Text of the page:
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Consider the Nature of Perception at Olafur Eliasson’s New Show

Tate Modern retrospective features some 40 works pulled from the artist’s decades-long career

Olafur Eliasson, "The Cubic Structural Evolution Project," 2004 (Mark Sherwood, QAGOMA, © 2004 Olafur Eliasson)
smithsonian.com

In 2003, Olafur Eliasson—with the help of 200 mono-frequency lights, projection and mirror foils, haze machines, aluminum, and scaffolding—recreated the sky, complete with a blazing orange sun. Nothing like it had been seen before, and some 2 million visitors flocked to Tate Modern’s Turbine Hall to take in the sight.

Now, nearly two decades after that triumphant Tate debut, Eliasson returns to the museum with an ambitious new work reflecting on humanity’s relationship with nature, particularly in relation to climate change.

Titled Olafur Eliasson: In Real Life, it has a much wider scope than “Weather Project,” featuring around 40 different works made over the Icelandic-Danish artist’s 30-year career.

According to the Guardian’s Mark Brown, In Real Life revolves around an array of interactive art. There’s a 128-foot-long fog corridor, a wall of reindeer moss imported from Finland, a 36-foot waterfall and an intriguing Lego station that uses a ton of white bricks. The creations that will come out of those Legos, according to Eliasson, strive to encapsulate visions of the future, evolving as more people change the structures created by those who preceded them.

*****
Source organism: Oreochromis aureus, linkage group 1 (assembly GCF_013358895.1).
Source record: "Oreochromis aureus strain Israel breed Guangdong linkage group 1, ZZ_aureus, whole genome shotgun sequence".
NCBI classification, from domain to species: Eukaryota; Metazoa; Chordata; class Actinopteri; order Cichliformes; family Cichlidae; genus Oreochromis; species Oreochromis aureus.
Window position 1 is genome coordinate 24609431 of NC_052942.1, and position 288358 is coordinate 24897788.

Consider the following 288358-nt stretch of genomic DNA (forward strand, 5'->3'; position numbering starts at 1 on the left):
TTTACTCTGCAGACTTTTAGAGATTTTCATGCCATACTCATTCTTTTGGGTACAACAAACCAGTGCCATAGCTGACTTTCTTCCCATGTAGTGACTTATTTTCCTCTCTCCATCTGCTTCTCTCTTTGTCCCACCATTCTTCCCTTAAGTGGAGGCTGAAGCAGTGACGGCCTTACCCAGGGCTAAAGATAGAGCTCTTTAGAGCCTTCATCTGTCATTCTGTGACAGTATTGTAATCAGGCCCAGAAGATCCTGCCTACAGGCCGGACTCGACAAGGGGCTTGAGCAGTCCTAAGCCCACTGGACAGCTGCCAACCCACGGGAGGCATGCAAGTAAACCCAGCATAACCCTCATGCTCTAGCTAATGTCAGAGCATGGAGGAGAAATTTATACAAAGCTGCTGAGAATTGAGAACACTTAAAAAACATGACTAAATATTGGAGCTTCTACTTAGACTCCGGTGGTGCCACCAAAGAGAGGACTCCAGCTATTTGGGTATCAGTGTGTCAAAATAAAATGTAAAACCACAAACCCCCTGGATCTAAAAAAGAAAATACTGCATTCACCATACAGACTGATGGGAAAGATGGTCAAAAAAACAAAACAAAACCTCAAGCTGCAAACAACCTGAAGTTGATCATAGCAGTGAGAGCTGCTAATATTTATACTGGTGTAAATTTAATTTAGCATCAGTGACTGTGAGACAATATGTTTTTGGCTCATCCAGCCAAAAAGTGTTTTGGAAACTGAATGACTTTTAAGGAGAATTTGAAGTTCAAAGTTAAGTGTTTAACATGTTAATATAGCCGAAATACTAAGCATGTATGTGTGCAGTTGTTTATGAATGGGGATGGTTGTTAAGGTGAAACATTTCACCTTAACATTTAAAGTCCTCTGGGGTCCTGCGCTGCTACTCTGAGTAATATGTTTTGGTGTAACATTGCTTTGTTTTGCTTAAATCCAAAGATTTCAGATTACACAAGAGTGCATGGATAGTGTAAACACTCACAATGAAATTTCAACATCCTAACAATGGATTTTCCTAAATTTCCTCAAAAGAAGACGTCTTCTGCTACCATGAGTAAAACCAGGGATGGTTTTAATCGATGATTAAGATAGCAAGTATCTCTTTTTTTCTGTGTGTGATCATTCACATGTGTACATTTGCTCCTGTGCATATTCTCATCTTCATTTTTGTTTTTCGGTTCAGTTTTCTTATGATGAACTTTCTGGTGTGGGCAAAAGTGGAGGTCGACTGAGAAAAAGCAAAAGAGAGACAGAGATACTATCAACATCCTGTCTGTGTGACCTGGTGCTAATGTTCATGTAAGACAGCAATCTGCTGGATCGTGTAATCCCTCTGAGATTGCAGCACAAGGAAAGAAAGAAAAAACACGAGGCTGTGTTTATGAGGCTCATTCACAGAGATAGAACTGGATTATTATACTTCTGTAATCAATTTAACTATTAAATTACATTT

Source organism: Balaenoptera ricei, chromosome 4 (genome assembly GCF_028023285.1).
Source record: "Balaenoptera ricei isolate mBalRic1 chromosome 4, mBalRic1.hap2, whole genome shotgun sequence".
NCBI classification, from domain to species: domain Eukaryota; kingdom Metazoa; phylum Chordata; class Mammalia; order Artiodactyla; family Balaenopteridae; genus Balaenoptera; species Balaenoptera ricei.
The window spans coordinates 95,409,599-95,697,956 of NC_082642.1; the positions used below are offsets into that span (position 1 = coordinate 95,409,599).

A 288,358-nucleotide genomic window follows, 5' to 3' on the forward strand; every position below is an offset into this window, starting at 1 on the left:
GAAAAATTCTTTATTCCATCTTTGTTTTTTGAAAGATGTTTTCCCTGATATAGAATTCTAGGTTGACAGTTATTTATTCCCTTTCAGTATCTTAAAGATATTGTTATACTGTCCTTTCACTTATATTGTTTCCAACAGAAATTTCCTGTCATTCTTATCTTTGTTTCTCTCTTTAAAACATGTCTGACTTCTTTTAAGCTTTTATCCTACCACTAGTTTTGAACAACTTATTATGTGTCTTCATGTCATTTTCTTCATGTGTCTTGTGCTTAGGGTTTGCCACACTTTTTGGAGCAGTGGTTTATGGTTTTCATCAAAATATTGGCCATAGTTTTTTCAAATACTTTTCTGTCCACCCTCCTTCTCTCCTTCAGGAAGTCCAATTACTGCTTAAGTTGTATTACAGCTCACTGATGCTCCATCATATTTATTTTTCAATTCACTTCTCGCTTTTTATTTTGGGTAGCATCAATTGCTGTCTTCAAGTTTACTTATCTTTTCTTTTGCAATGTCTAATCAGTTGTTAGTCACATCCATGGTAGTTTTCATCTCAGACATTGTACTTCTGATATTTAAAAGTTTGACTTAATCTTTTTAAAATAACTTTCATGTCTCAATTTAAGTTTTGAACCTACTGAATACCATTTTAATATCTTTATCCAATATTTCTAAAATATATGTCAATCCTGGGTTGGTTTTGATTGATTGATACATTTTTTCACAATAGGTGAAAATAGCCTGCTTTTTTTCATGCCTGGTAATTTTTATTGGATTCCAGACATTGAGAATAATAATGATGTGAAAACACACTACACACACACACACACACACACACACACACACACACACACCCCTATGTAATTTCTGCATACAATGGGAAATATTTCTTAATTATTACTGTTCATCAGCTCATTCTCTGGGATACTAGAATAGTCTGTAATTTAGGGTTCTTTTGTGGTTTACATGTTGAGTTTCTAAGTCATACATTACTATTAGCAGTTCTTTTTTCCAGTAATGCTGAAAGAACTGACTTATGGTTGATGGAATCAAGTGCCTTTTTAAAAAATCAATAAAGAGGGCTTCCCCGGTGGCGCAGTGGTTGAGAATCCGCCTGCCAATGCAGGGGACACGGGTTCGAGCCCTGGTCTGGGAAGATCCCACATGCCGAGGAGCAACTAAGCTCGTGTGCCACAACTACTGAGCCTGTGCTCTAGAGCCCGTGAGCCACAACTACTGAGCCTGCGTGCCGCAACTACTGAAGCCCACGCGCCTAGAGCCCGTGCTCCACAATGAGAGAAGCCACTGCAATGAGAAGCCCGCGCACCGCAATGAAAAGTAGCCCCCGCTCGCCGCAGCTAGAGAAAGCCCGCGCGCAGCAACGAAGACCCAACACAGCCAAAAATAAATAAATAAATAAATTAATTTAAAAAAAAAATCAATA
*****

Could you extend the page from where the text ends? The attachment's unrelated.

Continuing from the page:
As a whole, the exhibition bears all the hallmarks of Eliasson’s signature style: among others, ambition in scale, an environmental focus and an emphasis on sensory experience. As Jill Lawless writes for the Associated Press, visitors don’t simply view the retrospective; they also “feel, smell and taste it.”

Olafur Eliasson, "Din Blinde Passager" ("Your Blind Passenger"), 2010 (Thilo Frank / Studio Olafur Eliasson / Courtesy of the artist; neugerriemschneider, Berlin; Tanya Bonakdar Gallery, New York / Los Angeles © 2010 Olafur Eliasson)

In a press release, Tate identifies one of Eliasson’s key goals as prompting viewers to consider the nature of perception. The yellow fog corridor, for example, disorients those making their way through the passage by creating the illusion of a purplish-blue light at the end of the tunnel. In actuality, Mark Hudson explains in the Telegraph, the complementary color is simply an after-image of the yellow mist—it’s “as though you’ve [gotten] physically lost inside the processes of color perception.”

According to the AP’s Lawless, In Real Life’s activist overtones are most apparent in the show’s final room, a space dedicated to Eliasson’s work beyond art.

In the room, dubbed the “Expanded Studio,” a low-cost solar lamp designed to provide power to those living off the grid takes the stage alongside “Ice Watch,” a recurring installation that has previously found the artist adorning city streets with chunks of rapidly melting ice imported straight from a Greenland fjord. As Eliasson told the Guardian’s Tim Jonze in a December 2018 interview, “In order to create the massive behavioral change needed [to fight global warming], we have to emotionalize that data, make it physically tangible.”

To Eliasson, art and activism are one and the same.

“When you step into a museum you don't step out of the real world,” he tells Lawless. “It's like seeing reality in higher definition.”

Olafur Eliasson: In Real Life is on view at Tate Modern in London through January 5, 2020.

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